Here’s what Kaufmann is saying:  decisions form futures.  Those who suffer from decidophobia worry that their decisions will tank their futures.

Now, to a certain extent, this is true.  Foolish decisions can lead to bad futures.  If one wracks up a lot of debt now, it leads to a lot of bills in the future.  If one is having an affair now, it can lead to a heart-wrenching divorce in the future.

But there are other decisions – decisions that don’t always carry with them the ethical clarity that getting into a bottomless pit of debt or having an affair do.  Decisions like, “What job should I take?”  “What vehicle should I buy?”  “What house should I live in?”  I am trying to make a decision on the last of these three quandaries.  And I have come down with a bad case of decidophobia.

As I have looked at neighborhoods and floor plans and features and storage space, I’ve become worried and concerned.  Will I make the right decision?  But here’s what I’ve come to realize:  decisions like these, though not always easy, are not devastatingly determinative of my future.  If a house does not have all the features I might like, it will still provide me with a roof over my head at the end of the day.  If a job you take does not meet all your dreams and expectations, you will still have a paycheck at the end of your pay period.  If a car you buy isn’t the one you’ve dreamed of since you were a teenager, it will still get you from point A to point B by the end of your trip.

I have long suspected that God gives us some decisions to make not to teach us about decisions themselves, but to teach us about the anxiety that so many of us feel when we are in the throws of a decision-making process.  I read somewhere that we should “not worry about tomorrow, for tomorrow will worry about itself” (Matthew 6:34).  Many of the decisions we make carry with them no biblical mandate.  Any decision we make will be fine.  Being free from worry, however, does carry with it a biblical mandate.  That’s why it’s time to stop incessantly fretting.  Decidophobia is sinful.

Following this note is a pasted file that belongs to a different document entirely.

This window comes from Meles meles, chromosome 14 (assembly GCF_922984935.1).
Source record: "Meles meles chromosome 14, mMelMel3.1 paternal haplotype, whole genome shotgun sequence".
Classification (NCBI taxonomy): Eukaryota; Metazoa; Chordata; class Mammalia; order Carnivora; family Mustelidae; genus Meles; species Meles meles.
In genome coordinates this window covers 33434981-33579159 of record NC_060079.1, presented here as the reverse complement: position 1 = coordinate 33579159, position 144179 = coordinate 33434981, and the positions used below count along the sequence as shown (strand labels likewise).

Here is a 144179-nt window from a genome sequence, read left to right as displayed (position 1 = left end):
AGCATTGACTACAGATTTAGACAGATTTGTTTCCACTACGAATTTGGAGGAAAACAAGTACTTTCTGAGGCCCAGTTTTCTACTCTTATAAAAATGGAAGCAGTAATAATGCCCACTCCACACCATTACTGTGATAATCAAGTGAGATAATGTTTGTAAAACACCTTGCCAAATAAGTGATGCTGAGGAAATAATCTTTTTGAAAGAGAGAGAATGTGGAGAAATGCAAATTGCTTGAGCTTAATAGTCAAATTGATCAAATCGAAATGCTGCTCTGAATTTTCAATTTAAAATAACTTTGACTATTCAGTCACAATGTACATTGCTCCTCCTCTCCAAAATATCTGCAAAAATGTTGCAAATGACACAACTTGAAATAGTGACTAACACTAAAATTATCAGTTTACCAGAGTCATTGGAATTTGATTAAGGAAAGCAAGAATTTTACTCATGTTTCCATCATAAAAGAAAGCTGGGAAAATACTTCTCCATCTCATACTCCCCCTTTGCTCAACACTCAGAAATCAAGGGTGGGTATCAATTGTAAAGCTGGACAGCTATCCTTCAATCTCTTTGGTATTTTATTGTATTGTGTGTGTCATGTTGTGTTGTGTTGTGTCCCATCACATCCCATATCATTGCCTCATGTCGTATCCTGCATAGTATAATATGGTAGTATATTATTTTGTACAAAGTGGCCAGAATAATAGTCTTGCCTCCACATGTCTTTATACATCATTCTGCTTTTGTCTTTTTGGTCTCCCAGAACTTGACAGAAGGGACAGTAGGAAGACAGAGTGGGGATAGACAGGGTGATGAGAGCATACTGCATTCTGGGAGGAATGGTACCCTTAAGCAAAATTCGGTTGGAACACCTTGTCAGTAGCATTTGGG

So what’s causing you decidophobia?  Before you get your stomach tied in knots, remind yourself of Christ’s words in Matthew 6:34.  These decisions are not worth your worry.  You are in God’s care.

___________________________

[1] Walter Kaufmann, Without Guilt and Justice:  From Decidophobia to Autonomy (New York:  Peter H. Wyden, Inc., 1973), 3.

July 14, 2014 at 5:15 am Leave a comment

It’s Not About The Supreme Court Ruling

Credit:  Wikipedia

Credit: Wikipedia

There was the ruling.  And then there was the reaction to the ruling.  When the Supreme Court ruled in favor of the arts and crafts chain Hobby Lobby, saying it did not have to pay for certain types of birth control as mandated by the Affordable Care Act because it considered them abortifacients which violated the theological beliefs of the company’s owners, the reaction was swift and fierce – from both sides.  Mark Goldfeder, senior fellow at the Center for the Study of Law and Religion at Emory University, announced:

Here is what the decision means:  People have First Amendment rights, and even if the corporations themselves are not entitled to Free Exercise exemptions, the people behind the corporate veil, the business owners themselves, certainly are.

On the other side, Judy Waxman, vice president of health and reproductive rights at the National Women’s Law Center, lamented:

We think it’s a bitter pill to swallow for women, and that the decision is saying that bosses know best and their religious beliefs can trump very basic health-care coverage.  It’s especially harmful to women, but beyond this, down the line, there will be other cases, other challenges, that could have an even broader effect.[1]

Of course, along with these measured responses, there were also the less measured responses of the Twitterverse, like one post advocating arson: “#HobbyLobby are scum of the earth.  Burn every single one down, build a homeless shelter there instead.”[2]  Then, there was another very humble post from a person who agreed with SCOTUS’s ruling:  “Ha. Ha. It’s The. Law.”[3]

What fascinates me about all these responses – whether they be sophisticated or sleazy – is how little they have to do with the actual legal ins and outs of this case and how much they reflect the radically disparate worldviews of our society.  I have found no better synopsis of the clash of worldviews in this case than this from Trevin Wax: